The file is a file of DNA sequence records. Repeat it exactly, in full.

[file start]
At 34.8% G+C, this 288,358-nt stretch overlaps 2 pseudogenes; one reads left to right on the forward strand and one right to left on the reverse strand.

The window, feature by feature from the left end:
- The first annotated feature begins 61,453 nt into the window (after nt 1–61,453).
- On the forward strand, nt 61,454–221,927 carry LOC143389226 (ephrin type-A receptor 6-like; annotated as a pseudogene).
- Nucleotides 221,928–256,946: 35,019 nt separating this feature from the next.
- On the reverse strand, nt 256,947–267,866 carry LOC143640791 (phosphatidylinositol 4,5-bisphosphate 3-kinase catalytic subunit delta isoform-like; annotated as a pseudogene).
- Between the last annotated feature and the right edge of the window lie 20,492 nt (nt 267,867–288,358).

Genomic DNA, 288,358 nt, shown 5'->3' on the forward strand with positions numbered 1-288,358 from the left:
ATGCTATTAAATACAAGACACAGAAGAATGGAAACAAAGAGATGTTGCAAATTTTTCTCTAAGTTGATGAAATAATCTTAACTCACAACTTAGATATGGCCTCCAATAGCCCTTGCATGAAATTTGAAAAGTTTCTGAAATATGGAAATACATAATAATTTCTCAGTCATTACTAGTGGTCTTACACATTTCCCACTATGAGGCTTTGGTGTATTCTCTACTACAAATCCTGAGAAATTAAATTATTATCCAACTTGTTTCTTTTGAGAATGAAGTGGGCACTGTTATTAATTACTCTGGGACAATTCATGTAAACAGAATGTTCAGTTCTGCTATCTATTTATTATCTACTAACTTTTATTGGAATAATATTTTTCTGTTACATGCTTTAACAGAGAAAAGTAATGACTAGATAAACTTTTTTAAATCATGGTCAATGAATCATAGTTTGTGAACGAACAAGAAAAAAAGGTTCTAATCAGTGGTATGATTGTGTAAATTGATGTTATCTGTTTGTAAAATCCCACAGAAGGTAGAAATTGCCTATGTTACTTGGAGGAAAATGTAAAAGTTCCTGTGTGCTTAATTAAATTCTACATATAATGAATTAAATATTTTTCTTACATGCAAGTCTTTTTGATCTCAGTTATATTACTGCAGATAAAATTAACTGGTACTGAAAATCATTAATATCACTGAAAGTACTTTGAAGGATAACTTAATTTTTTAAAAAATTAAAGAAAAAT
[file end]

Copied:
At 34.8% G+C, this 288,358-nt stretch overlaps 2 pseudogenes; one reads left to right on the forward strand and one right to left on the reverse strand.

The window, feature by feature from the left end:
- The first annotated feature begins 61,453 nt into the window (after nt 1–61,453).
- On the forward strand, nt 61,454–221,927 carry LOC143389226 (ephrin type-A receptor 6-like; annotated as a pseudogene).
- Nucleotides 221,928–256,946: 35,019 nt separating this feature from the next.
- On the reverse strand, nt 256,947–267,866 carry LOC143640791 (phosphatidylinositol 4,5-bisphosphate 3-kinase catalytic subunit delta isoform-like; annotated as a pseudogene).
- Between the last annotated feature and the right edge of the window lie 20,492 nt (nt 267,867–288,358).

Genomic DNA, 288,358 nt, shown 5'->3' on the forward strand with positions numbered 1-288,358 from the left:
ATGCTATTAAATACAAGACACAGAAGAATGGAAACAAAGAGATGTTGCAAATTTTTCTCTAAGTTGATGAAATAATCTTAACTCACAACTTAGATATGGCCTCCAATAGCCCTTGCATGAAATTTGAAAAGTTTCTGAAATATGGAAATACATAATAATTTCTCAGTCATTACTAGTGGTCTTACACATTTCCCACTATGAGGCTTTGGTGTATTCTCTACTACAAATCCTGAGAAATTAAATTATTATCCAACTTGTTTCTTTTGAGAATGAAGTGGGCACTGTTATTAATTACTCTGGGACAATTCATGTAAACAGAATGTTCAGTTCTGCTATCTATTTATTATCTACTAACTTTTATTGGAATAATATTTTTCTGTTACATGCTTTAACAGAGAAAAGTAATGACTAGATAAACTTTTTTAAATCATGGTCAATGAATCATAGTTTGTGAACGAACAAGAAAAAAAGGTTCTAATCAGTGGTATGATTGTGTAAATTGATGTTATCTGTTTGTAAAATCCCACAGAAGGTAGAAATTGCCTATGTTACTTGGAGGAAAATGTAAAAGTTCCTGTGTGCTTAATTAAATTCTACATATAATGAATTAAATATTTTTCTTACATGCAAGTCTTTTTGATCTCAGTTATATTACTGCAGATAAAATTAACTGGTACTGAAAATCATTAATATCACTGAAAGTACTTTGAAGGATAACTTAATTTTTTAAAAAATTAAAGAAAAAT